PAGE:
Don't ramp up the drama, tone it down. Have a conversation after a lesson and just lay it out as "I am going to do this, how can we make it work?". By keeping it low key, the reaction most likely is low key. By putting the emphasis on what you need and how can the professional help you, it allows the trainer the opportunity to provide input, but limited to your decisions. This really should not be a drawn out affair. Don't email, don't do lunch, keep it short, professional, and to the point. If she has multiple lessons, ask to stop a few minutes early and positively state your decisions.Yeah this - very much so.


The sense I get is that you are gaining more in learning right now working with M. That then is money better spent. Right now you state more negatives with "coach", more positives with M, thus move to the positive and in a year, check in with "Coach". You will be a different person, having experienced change and you will approach "coach", and training, from a different emotional level.Agree this as well.

It is the difficulty for the student in simply doing what JP60 suggests is where I see the complexity in the relationship. I agree with JP60's perspective. But so often students do work up this basic decision, in one's own self-interest, into something much more than it is. Why do they do that? That's the interesting part.

JP60 is right - just tell her very simply and respectfully what you are going to do. If she's a good professional, whatever she feels initially, she'll handle it just fine. :)

pegasusmom
Jan. 11, 2012, 12:52 PM
Very well put OverandOnward.

and, OP, it's your checkbook.

keatssu
Jan. 11, 2012, 12:56 PM
An analogy to this situation is a married couple that has a separation - usually they eventually divorce. Sometimes they just need a break to grow separately and work things out. You won't know what the outcome will be until some time goes by and it will go one way or the other.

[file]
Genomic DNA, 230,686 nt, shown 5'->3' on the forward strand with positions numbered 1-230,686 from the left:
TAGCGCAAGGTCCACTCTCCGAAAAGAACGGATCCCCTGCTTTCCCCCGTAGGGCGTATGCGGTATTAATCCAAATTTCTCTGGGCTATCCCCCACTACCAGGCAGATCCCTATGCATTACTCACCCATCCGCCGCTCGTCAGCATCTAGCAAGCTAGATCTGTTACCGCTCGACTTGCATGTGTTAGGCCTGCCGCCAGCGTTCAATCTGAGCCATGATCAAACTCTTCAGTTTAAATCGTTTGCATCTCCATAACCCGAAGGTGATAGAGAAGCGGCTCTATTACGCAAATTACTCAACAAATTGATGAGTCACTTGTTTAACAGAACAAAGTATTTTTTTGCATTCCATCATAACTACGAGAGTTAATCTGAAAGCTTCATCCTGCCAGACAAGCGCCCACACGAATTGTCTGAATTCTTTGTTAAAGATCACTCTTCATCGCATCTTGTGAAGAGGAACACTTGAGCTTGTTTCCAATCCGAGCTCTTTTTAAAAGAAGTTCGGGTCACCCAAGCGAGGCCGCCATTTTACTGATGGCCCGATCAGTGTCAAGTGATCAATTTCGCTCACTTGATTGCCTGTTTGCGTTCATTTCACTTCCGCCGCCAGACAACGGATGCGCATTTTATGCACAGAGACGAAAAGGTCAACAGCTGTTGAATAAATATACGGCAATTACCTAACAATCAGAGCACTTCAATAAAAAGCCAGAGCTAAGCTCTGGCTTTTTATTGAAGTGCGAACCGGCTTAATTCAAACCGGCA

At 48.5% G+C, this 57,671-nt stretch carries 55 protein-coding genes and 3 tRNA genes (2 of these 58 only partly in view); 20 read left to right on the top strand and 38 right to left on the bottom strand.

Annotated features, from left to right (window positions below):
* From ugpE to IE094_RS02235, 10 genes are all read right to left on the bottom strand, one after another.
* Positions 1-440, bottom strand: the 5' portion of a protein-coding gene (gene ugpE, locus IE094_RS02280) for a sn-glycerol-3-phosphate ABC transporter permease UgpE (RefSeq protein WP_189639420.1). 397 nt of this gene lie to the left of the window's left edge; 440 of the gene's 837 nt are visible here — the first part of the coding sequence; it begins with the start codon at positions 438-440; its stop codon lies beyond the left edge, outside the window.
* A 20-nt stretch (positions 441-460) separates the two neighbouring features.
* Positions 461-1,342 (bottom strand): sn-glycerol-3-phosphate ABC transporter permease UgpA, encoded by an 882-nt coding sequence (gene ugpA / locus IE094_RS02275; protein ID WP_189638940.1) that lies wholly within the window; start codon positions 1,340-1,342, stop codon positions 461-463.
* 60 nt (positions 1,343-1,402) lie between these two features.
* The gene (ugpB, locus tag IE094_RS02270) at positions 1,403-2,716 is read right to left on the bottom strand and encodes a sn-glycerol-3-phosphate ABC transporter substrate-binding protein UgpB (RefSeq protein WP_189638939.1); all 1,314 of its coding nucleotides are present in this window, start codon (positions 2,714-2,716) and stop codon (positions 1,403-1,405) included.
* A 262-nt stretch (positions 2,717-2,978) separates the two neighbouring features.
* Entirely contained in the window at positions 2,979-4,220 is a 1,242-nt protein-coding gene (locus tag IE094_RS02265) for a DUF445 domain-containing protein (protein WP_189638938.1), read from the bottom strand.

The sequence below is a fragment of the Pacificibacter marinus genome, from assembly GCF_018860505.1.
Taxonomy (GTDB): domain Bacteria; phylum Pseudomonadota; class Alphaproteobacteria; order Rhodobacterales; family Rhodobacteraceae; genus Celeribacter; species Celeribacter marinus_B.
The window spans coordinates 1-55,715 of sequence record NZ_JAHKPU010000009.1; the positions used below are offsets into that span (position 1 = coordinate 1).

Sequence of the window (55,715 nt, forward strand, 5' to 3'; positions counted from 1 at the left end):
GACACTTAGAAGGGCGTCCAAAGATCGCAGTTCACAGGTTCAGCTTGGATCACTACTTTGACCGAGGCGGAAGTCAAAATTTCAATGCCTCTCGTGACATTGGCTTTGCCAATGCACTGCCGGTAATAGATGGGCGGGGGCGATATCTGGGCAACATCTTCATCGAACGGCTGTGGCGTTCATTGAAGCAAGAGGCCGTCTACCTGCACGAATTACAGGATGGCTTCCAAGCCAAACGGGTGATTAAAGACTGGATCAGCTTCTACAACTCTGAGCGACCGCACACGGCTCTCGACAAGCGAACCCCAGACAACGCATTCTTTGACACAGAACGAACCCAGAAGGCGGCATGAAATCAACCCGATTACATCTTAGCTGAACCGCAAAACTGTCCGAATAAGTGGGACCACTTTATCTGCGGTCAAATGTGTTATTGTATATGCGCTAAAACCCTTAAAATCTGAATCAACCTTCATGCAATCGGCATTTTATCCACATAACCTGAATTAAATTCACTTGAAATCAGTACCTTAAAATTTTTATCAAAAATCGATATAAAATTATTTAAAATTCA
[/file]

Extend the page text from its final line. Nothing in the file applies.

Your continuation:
To put things in perspective, you take one lesson a week from her and do not have your horse in training with her - she will not be losing heaps of money if you stop taking lessons with her. It sounds like she is running a successful business. I guess what I really mean to say is that you may be worrying WAY too much about how she will take this. If you are professional and don't burn your bridges, you shouldn't have a problem going back to her if you decide too. If she responds in anything less than a professional manner, it reveals an attribute that is very undesirable in a trainer.

babyeventer23
Jan. 11, 2012, 01:51 PM
I totally agree that you need to go work with M. Fear issues are very specific, and they require a different approach for everyone, IMO. If you have a found a coach that is helping you to improve on them, you NEED to go to her!

You have been with Coach the longest. If you think taking her out to lunch would be best, then do that. If an email will help you to spell things out better, then do that, although it is a hair bit impersonal. Don't go into it dreading the worst, just approach it that you need to go a different route for the time being, and that you want to have the freedom to return to Coach whenever you feel ready to do so.

FWIW, I went through a couple of similar situations in the last year. Now I have the best of both worlds. I am riding with two separate trainers who have varying skills and qualifications that both add immensely to my riding and horsemanship education. Both of them are people that I would consider reputable professionals in the area, and they have handled my training with each other with the utmost grace. True professionals are not threatened by you utilizing multiple options!!!

Best of luck to you!!! :)

lv4running
Jan. 11, 2012, 08:48 PM
OverandOnward that was a GREAT post! OP, do what you know is right and come back here for support afterwards. I think you will feel better once you get this behind you and your riding is enjoyable again.

enjoytheride
Jan. 11, 2012, 09:00 PM
Best of luck to you, and I think that inside ourselves we know the answer the entire time it just takes time for the answer to come to the top. I've worked with fear issues for years over fences (I'm fearless on the flat) and some people get it or don't get it.

Good luck.

morganpony86
Jan. 12, 2012, 02:00 PM
I love Onward&Upward's post.